MySQL Replication with minimal downtime

The following article is taken from Bryan Kennedy’s blog. Original link: https://plusbryan.com/mysql-replication-without-downtime
I found the information there so valuable that I decided to save it here, as I find myself looking for it frequently.

Replication is something that provides both speed and durability. Usually it is used in environments where the loads on the database are heavy or we want to avoid downtime. However, most methods for replication online include stopping instances, which is unacceptable in a busy production environment.

In order to do it with minimal downtime (just a few restarts):

First, you’ll need to configure the master’s /etc/mysql/my.cnf (or for newer versions of MySQL /etc/mysql/*.conf.d/mysqld.conf) by adding these lines in the [mysqld] section:

Restart the master mysql server and create a replication user that your slave server will use to connect to the master.

Note: Mysql allows for passwords up to 32 characters for replication users.

Next, create the backup file with the binlog position. It will affect the performance of your database server, but won’t lock your tables:

Now, examine the head of the file and jot down the values for MASTER_LOG_FILE and MASTER_LOG_POS. You will need them later:

This file might be huge, so you can gzip it before moving it to the slave (optional):

Now we need to transfer the dump file to our slave server (if you didn’t gzip first, remove the .gz bit):

While that’s running, you should log into your slave server, and edit your /etc/mysql/my.cnf (or another position, according to your MySQL version) file to add the following lines:

Restart the mysql slave, and then import your dump file (gunzip if you compressed it earlier):

To check the progress of your slave:

If all is well, Last_Error will be blank, and Slave_IO_State will report “Waiting for master to send event”. Look for Seconds_Behind_Master which indicates how far behind it is. It took me a few hours to accomplish all of the above, but the slave caught up in a matter of minutes. YMMV.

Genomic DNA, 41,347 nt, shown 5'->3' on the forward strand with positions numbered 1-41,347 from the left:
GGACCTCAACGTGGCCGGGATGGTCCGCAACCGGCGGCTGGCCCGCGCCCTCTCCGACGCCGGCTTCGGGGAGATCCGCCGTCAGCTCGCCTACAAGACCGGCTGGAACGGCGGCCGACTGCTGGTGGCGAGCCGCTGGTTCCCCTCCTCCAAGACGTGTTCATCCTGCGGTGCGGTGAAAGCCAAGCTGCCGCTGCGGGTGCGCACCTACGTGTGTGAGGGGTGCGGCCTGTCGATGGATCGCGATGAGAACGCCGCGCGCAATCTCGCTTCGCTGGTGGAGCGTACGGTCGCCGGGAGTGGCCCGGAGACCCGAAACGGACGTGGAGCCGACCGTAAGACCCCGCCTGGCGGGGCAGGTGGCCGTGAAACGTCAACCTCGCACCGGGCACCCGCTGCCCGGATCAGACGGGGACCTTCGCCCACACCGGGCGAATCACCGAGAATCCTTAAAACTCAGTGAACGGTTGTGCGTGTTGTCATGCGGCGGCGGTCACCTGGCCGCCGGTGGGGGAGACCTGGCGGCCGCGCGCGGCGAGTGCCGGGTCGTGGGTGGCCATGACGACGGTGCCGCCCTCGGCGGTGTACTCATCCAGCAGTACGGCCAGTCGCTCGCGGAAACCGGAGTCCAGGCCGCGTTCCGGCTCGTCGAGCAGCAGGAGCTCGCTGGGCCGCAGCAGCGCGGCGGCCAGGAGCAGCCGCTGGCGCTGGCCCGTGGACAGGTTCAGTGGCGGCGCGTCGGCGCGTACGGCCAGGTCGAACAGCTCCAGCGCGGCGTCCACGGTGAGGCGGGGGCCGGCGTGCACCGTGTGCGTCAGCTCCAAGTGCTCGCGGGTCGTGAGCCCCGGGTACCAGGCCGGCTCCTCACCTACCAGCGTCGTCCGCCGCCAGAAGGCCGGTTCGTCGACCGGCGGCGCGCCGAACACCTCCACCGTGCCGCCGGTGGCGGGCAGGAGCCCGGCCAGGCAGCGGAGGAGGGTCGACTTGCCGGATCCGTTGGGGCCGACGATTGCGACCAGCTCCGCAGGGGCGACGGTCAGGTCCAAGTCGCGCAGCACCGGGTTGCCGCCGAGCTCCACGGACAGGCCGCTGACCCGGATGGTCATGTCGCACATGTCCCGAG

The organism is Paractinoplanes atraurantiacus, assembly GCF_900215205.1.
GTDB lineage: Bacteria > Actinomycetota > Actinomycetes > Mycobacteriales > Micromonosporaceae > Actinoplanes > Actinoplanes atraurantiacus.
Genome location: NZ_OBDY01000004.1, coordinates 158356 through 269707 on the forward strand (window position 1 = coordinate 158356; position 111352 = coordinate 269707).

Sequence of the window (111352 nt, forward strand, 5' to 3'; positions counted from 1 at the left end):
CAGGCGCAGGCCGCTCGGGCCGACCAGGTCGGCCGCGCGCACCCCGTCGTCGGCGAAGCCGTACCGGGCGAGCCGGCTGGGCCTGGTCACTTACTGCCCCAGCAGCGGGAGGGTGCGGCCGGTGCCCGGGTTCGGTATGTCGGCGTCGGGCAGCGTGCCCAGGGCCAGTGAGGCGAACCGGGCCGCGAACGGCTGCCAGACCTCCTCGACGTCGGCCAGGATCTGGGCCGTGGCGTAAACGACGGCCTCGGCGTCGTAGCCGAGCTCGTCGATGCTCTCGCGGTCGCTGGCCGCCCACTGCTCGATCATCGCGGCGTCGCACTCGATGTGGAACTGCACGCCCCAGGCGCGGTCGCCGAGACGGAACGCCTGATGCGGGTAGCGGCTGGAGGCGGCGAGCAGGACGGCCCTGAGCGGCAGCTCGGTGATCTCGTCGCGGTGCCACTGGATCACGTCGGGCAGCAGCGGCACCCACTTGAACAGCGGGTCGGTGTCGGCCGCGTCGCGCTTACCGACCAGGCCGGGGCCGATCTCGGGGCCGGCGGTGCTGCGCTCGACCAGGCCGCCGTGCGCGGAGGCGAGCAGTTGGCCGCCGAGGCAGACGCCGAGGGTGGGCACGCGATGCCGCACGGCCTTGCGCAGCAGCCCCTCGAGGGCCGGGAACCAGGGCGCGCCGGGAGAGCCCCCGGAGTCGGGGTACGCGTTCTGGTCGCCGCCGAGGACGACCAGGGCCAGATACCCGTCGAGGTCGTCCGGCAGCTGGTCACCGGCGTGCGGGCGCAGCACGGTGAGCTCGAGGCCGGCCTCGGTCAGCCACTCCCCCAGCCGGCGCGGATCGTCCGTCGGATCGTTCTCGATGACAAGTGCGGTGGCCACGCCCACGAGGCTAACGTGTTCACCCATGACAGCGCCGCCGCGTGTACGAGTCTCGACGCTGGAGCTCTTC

And now you have a newly minted MySQL slave server without experiencing any downtime!

A parting tip: Sometimes errors occur in replication. For example, if you accidentally change a row of data on your slave. If this happens, fix the data, then run:

Applying default permissions for newly created files within a specific folder

I’ve had to give access to multiple accounts to a single folder as a development environment in which it can be tracked who did what. I am writing this down for future reference.

Here was my goal:

Two different accounts, belonging to the same group need to be able to edit each others’ files.
We need to make all files/folders in a location belong to a certain group and then all new files and folders created in that location should also have the same ownership. They should also be group writable. Here is the desired result for newly created files:

For this guide our users will be “student1” and “student2” which are both added to the group “school”
Our folder will be at /home/user1/project, so let’s assume user1 is the current owner of the folder and all files and folders in it have the following ownership: user1:user1

The first thing we need to do is change the group ownership of all of the files and folders:

After that we need to enable read/write for the user and group for all files and folders. Since we need 775 for folders and 664 for files, we do the following:

Now we need to use GID to set the ownership for all files and folders that will be created in the future (for any subfolder – that’s why it is recursive):

In order to set the access rights for new files and folders we will use ACL. If you don’t have it installed, you can do so by executing (for debian):

After installing it, we can set read/write permissions recursively, by defining the modes for owner and group:

It is important to note that the user’s umask plays a role when creating new files and folders. I.E. the root user in your system will most likely create files with the ownership of root:root and they will not give in to the desired permissions.
For regular users, however this should not be a problem if you have not tinkered with their umask.

That’s it. Result:
Newly created files/folders by user2 will have this ownership: user2:school
Files and folders will be writable by all users in the group, but will keep their original owner.